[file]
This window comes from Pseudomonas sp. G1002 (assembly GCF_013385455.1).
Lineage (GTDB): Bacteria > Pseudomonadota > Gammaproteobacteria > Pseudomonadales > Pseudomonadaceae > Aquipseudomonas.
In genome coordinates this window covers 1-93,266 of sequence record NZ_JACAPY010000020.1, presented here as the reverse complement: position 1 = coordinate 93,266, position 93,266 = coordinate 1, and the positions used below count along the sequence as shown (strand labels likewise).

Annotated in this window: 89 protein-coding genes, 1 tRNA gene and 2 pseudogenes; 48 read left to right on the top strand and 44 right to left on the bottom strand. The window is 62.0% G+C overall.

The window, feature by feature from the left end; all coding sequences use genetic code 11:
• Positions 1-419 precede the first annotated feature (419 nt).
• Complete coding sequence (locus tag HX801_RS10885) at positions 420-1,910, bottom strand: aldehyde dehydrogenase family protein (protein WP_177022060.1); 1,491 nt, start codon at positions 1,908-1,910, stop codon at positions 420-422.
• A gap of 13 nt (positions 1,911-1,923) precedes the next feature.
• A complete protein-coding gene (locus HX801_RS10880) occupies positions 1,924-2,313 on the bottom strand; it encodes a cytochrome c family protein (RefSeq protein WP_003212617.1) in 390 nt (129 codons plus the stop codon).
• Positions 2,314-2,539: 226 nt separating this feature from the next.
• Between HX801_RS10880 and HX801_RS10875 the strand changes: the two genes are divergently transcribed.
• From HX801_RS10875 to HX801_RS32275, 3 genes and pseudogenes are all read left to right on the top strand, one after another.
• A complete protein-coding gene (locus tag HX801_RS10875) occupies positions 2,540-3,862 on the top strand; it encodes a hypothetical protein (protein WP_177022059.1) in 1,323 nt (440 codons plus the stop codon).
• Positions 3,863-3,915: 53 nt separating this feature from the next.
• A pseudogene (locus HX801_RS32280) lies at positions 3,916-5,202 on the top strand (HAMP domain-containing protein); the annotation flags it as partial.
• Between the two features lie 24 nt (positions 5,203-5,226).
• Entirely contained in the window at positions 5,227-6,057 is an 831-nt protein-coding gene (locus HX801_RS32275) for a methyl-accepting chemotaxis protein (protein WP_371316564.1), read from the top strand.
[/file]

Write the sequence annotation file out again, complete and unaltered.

This window comes from Pseudomonas sp. G1002 (assembly GCF_013385455.1).
Lineage (GTDB): Bacteria > Pseudomonadota > Gammaproteobacteria > Pseudomonadales > Pseudomonadaceae > Aquipseudomonas.
In genome coordinates this window covers 1-93,266 of sequence record NZ_JACAPY010000020.1, presented here as the reverse complement: position 1 = coordinate 93,266, position 93,266 = coordinate 1, and the positions used below count along the sequence as shown (strand labels likewise).

Annotated in this window: 89 protein-coding genes, 1 tRNA gene and 2 pseudogenes; 48 read left to right on the top strand and 44 right to left on the bottom strand. The window is 62.0% G+C overall.

The window, feature by feature from the left end; all coding sequences use genetic code 11:
• Positions 1-419 precede the first annotated feature (419 nt).
• Complete coding sequence (locus tag HX801_RS10885) at positions 420-1,910, bottom strand: aldehyde dehydrogenase family protein (protein WP_177022060.1); 1,491 nt, start codon at positions 1,908-1,910, stop codon at positions 420-422.
• A gap of 13 nt (positions 1,911-1,923) precedes the next feature.
• A complete protein-coding gene (locus HX801_RS10880) occupies positions 1,924-2,313 on the bottom strand; it encodes a cytochrome c family protein (RefSeq protein WP_003212617.1) in 390 nt (129 codons plus the stop codon).
• Positions 2,314-2,539: 226 nt separating this feature from the next.
• Between HX801_RS10880 and HX801_RS10875 the strand changes: the two genes are divergently transcribed.
• From HX801_RS10875 to HX801_RS32275, 3 genes and pseudogenes are all read left to right on the top strand, one after another.
• A complete protein-coding gene (locus tag HX801_RS10875) occupies positions 2,540-3,862 on the top strand; it encodes a hypothetical protein (protein WP_177022059.1) in 1,323 nt (440 codons plus the stop codon).
• Positions 3,863-3,915: 53 nt separating this feature from the next.
• A pseudogene (locus HX801_RS32280) lies at positions 3,916-5,202 on the top strand (HAMP domain-containing protein); the annotation flags it as partial.
• Between the two features lie 24 nt (positions 5,203-5,226).
• Entirely contained in the window at positions 5,227-6,057 is an 831-nt protein-coding gene (locus HX801_RS32275) for a methyl-accepting chemotaxis protein (protein WP_371316564.1), read from the top strand.